A combination square helps you mark out 90 degrees and 45-degree lines. Since most of these have a wider stock than the blade, you can line the blade up with the mark on the wood while the stock fits against the edge. Tools like this make sure your dimensions are perfect.
Prepare Your Workspace
Only after you’ve checked out the other requirements, you should get to prepare your workspace. Because, a well-organized workspace with a nice bench and router table can help you improve, but nothing matters if you don’t train up first.
Your work area should include a nice sturdy woodworking bench, a wall of tools, and enough storage space. It's good to work in a garage since it's separate from the living area and the mess doesn't have to be cleaned again and again.
Your purpose and passion will determine how you shape your work area. Do you do woodwork as just a hobby? Is this something you want to make a career out of? Ask yourself these questions.
Plan out how to maintain equally your daily works and DIY projects. Make a workbench for yourself if you can. Nothing puts one in a working mood like a hand-made bench meant just for the purpose.
Usually, woodworkers start with a milling machine, drillers, woodscrews, and some basic types of saws. Just knowing how to operate the tools won't be enough. Take care of them and polish them regularly. Rusted machines will only add to your troubles if you don't take care of them.
Know the Work Environment and Types
As there are various types of work in this sector, your work environment will vary accordingly. For example, if you do heavy work like building furniture and handling/cutting large pieces, you might have a factory setting as your workplace.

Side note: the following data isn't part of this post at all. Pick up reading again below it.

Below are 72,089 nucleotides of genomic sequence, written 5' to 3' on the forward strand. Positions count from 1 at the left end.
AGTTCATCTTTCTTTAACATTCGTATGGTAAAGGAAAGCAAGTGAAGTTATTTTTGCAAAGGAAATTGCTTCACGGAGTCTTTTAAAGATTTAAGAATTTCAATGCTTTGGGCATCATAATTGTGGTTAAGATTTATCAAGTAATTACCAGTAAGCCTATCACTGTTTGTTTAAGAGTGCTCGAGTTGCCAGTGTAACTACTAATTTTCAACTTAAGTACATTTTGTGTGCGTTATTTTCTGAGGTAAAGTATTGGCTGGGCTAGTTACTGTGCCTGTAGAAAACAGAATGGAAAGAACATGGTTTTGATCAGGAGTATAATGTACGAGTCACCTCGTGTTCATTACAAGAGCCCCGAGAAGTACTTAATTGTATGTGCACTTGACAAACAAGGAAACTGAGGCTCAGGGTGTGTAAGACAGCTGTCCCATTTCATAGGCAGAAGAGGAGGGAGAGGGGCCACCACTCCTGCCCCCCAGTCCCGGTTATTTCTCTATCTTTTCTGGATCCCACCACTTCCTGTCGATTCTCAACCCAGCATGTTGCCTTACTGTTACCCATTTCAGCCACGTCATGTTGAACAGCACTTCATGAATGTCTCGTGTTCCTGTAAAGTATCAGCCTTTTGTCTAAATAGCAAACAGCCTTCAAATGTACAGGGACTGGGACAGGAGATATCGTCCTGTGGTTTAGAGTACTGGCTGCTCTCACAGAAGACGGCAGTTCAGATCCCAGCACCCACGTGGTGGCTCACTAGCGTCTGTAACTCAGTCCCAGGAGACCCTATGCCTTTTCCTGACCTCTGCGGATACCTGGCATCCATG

Again, people who do lightweight woodwork usually get jobs in small manufacturing plants or woodshops. There are mainly four types of woodworkers-
- Machine Operators- The ones who specialize in running the machines.
- Finishers of Furniture- The craftsmen who burnish and do the finishing works on wooden furniture.
- Cabinetmakers- These are the ones who design custom pieces and get creative with small projects like installing cabinets and drawers.
- Woodwork Tenders- Another group that also deals with machines to get the job done.
Knowing what you're getting yourself into is a big part of starting and gaining proficiency in woodworking. It's a sector that requires both skill and awareness. Besides, if you know what you're interested in, you can work toward that one skill more than anything with ease.
Mastery in any craft is not easy to acquire. Woodworking is no different. But with these tips, now you have an idea of how someone can become proficient in woodworking in a gradual, systematic way over time.